Basic Rigging:

Riggers have two primary roles: vehicle pilots and drone wranglers. While anyone can control a modern vehicle via AR or VR interface, even remotely if they have the access, a rigger uses cyberware called a Control Rig (10,000ny, availability 8, 0.5 Essence) that allows them to ‘jump in’ to a drone or vehicle modified for rigger control (1 slot, 2,500ny, Logic + Hardware (6, 6 hours) test to install, availability 4).

  • Riggers have 3 options for controlling their vehicles and drones:
    • Issuing Commands: A Simple Action can be used to give a drone a short list of commands. The same action can be used to send the exact same commands to multiple drones. Drones perform most skill tests using Pilot + any applicable autosoft. Drones can handle most commands relating to their core functions (piloting, using stock systems for that model) without trouble. More exotic commands may confuse the drone, requiring a “common sense” test of the drone’s Pilot + Response vs. a threshold set by the GM.
    • Remote Control: A Complex Action can be used to take direct control of a drone via AR or VR. The rigger uses their Control program and their own skills for most tasks when remote controlling a drone (ex. Control + Gunnery to fire the drone’s weapons). Note that this takes a Complex Action even if the task the drone is being made to perform requires only a Simple Action, such as firing a semi-auto weapon or using the Take Aim action.
    • Jumped In: The rigger can use a Simple Action to take full control of a drone via VR, controlling it as if it were their own body. Riggers with a control rig get +2 dice on all vehicle skill tests with the jumped in drone. The rigger uses the drone’s attributes and their own skills to perform actions.

Drones and Vehicles in Combat:

Vehicle Attributes: All vehicles share a set of attributes that determine their performance. Matrix attributes like Response and Signal are also important for riggers.

  • Handling represents how easy to maneuver a vehicle is, ranging from +3 for high end sports cars or jet fighters to -3 for big rigs or airliners. Handling is applied to any tests that involve maneuvering the vehicle itself or attached systems like mechanical arms.
  • Accel is given as two numbers, the Walking and Running rate, in meters per combat turn. Moving at Walking speed requires no action. Moving at Running speed requires a Free Action and imposes a -2 penalty to ranged attacks and a +2 bonus to defense against ranged attacks. Moving faster requires a Vehicle Test, with each hit increasing speed for 5 meters. Note these are very slow speeds, representing maneuvering in tight quarters and generally staying in range of fighters on foot. High speed chase combat uses a more abstract system.
  • Speed is the vehicle’s maximum safe speed in meters per combat turn. Multiply this by 1.2 to get kph, or 0.744 for mph. Pilots can push the vehicle faster, but will suffer severe penalties on any Vehicle Tests.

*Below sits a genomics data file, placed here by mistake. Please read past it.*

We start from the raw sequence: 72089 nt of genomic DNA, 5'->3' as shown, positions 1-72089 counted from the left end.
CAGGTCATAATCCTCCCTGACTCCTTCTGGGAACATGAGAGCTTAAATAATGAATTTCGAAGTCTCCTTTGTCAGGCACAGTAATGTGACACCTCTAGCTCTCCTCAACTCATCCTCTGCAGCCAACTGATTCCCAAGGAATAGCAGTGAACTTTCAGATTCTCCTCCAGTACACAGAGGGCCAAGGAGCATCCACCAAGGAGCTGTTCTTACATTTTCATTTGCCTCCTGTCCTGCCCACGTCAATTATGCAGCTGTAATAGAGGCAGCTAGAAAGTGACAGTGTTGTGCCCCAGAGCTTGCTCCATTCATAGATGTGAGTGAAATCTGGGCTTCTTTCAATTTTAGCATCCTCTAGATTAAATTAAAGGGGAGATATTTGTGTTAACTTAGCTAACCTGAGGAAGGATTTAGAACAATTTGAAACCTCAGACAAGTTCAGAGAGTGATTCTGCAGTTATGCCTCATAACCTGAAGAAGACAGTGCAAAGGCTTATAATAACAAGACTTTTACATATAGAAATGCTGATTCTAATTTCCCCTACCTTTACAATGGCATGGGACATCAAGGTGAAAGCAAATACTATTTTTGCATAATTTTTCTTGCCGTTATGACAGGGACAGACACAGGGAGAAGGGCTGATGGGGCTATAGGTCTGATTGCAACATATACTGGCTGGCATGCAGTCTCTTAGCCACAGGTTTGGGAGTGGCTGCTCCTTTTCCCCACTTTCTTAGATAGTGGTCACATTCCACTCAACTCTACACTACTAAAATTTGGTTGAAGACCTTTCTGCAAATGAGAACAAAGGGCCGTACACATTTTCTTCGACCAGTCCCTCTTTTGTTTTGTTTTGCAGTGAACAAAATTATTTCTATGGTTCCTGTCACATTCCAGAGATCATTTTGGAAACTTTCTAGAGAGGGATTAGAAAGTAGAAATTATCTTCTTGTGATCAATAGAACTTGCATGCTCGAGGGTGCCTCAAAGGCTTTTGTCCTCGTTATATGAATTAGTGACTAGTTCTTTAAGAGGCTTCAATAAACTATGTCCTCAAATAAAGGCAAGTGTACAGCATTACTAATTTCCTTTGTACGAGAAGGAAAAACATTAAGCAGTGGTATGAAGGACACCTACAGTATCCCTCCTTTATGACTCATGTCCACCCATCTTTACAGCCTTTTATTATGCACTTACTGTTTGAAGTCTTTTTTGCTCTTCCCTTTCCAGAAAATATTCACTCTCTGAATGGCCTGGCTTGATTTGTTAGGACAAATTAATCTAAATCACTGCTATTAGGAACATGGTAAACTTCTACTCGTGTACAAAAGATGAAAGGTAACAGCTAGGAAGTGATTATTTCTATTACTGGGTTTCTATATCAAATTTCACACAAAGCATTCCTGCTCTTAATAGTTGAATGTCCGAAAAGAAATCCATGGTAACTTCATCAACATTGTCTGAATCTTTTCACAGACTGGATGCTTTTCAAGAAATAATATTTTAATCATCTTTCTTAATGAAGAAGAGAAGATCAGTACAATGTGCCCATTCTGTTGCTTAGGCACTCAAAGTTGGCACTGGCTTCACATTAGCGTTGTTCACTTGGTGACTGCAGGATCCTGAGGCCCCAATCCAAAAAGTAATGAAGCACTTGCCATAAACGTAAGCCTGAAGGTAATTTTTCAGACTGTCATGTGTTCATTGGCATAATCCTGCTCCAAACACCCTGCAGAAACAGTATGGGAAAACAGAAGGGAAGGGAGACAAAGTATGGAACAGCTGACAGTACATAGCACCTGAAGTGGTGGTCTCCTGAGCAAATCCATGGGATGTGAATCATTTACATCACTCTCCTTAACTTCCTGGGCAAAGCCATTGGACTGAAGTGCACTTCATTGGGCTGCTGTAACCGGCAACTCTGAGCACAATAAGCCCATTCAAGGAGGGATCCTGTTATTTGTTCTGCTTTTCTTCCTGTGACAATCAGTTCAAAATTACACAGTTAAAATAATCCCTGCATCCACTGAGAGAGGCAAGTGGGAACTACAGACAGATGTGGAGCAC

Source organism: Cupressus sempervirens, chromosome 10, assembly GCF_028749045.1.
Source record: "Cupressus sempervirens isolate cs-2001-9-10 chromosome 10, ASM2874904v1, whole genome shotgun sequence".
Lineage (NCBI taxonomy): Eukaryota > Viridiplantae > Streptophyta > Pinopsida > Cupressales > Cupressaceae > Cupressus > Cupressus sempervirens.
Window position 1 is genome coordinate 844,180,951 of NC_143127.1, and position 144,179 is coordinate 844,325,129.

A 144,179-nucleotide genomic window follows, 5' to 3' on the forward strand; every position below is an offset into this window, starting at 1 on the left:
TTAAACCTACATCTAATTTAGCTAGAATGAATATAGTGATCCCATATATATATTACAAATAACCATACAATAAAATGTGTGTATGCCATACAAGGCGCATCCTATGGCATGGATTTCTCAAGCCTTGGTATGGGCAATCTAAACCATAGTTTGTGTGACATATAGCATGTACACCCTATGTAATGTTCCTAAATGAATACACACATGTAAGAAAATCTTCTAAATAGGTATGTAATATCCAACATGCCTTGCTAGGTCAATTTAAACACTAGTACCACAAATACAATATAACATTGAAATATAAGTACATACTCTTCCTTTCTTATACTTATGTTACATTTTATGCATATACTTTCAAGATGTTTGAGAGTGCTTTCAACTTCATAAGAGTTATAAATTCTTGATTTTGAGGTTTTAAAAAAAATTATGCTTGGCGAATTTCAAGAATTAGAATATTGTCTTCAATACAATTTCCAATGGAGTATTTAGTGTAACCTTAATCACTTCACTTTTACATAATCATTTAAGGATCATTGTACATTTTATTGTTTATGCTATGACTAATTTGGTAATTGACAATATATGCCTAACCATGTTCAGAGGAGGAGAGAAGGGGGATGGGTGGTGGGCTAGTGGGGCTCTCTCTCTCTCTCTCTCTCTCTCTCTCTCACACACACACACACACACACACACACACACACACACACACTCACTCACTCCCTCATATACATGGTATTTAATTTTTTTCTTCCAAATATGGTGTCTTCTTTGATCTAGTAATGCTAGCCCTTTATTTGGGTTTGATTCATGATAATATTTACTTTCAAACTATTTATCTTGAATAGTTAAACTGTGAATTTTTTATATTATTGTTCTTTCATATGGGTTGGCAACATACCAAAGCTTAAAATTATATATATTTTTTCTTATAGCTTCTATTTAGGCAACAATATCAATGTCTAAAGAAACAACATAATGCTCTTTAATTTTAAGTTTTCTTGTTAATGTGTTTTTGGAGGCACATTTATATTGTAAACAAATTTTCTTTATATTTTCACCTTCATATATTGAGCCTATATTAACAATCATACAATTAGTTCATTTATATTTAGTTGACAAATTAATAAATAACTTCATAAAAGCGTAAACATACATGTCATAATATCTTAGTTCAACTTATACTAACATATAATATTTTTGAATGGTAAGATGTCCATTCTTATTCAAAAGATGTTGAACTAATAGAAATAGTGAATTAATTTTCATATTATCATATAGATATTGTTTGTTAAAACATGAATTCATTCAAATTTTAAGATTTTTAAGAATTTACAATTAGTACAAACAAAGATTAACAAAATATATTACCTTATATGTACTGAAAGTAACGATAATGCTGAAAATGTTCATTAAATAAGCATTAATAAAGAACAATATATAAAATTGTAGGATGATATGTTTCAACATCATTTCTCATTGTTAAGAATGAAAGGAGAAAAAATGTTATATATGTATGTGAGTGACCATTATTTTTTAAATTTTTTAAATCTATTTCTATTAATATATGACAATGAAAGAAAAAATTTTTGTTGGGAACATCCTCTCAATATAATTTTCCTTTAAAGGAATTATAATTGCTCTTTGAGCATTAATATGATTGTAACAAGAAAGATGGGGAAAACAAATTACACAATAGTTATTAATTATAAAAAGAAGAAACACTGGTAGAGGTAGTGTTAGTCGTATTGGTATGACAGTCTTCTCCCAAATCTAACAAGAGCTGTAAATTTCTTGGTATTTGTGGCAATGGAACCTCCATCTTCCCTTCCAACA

• Pilot is the rating of the drone’s built in Pilot program.
  • Body is used for damage resistance just like a character’s, as well as determining damage from ram attempts and crashes.
  • Armor is used for damage resistance. Because vehicles aren’t affected by Stun damage, hits whose DV does not exceed a vehicle’s Armor have no effect.
  • Sensor is the overall rating of the vehicle’s sensors, used for Perception tests and for sensor-assisted gunnery. Most vehicles can be assumed to have cameras, laser range finders and motion sensors facing front and back, radar and atmospheric sensors.
  • Matrix Attributes: Vehicles computers have Matrix attributes (Response, Signal, and Firewall, Pilot acts as a vehicle’s System) equal to their Device Rating. These can be very important for drones because they determine how difficult it is to hack them or jam their signals and what rating programs they can run. Civilian vehicles have Device Rating 3, security vehicles have DR 4 and military hardware is DV 5. Matrix attributes can be upgraded as normal.

Vehicle Tests:

  • Any hazardous action a vehicle takes requires a Vehicle Test using the Reaction + Vehicle Skill +/- Handling with a threshold depends on the situation (1 for simple maneuvers like a panic stop, 5 or higher for extreme maneuvers like bootlegger reverses or jumping obstacles).
  • Failure to meet the threshold may or may not result in an immediate crash, depending on the situation.
  • Augmented Reality controls grant a +1 to tests while physically driving the vehicle, but not when remotely controlling.
  • VR control (including control by drone Pilot) grants a -1 modifier to all Vehicle Test thresholds.
  • Adverse terrain adds a modifier to thresholds dependent on severity, from +1 for main thoroughfares or intra-city air traffic to +4 for heavy traffic, dense woods, or flying at street level.
  • Glitches cause the usual inconveniences, up to causing the vehicle to go out of control (see below).
  • Critical Glitches always cause a crash.

Actions in Combat:

  • Pilots must spend at least one Complex Action each combat turn driving their vehicle or it goes out of control at the end of the Combat Turn.
    • All tests made by characters in an out of control vehicle suffer a -2 penalty (in addition to penalties for shooting from a moving vehicle).
    • If the pilot does not make a Vehicle Test to regain control within one Combat Turn, the vehicle crashes.
  • Free Actions:
    • Change Linked Device Mode: Someone with DNI access to a vehicle can activate or deactivate systems such as sensors, ECM, weapons, etc or call up status reports including position, heading, speed, damage reports and current orders. Sensors, ECM and ECCM come online at the start of the next Combat Turn.
  • Simple Actions:
    • Use Sensors: A pilot or passenger can use sensors to detect or lock on to targets.
    • Use Simple Object: A pilot or passenger can manually activate or deactivate systems such as sensors, ECM, ECCM, etc via manaul control.
  • Complex Actions:
    • Fire a Vehicle Weapon
    • Make a Vehicle Test: Any action that requires a Vehicle Test is a Complex Action, except avoiding a crash due to damage.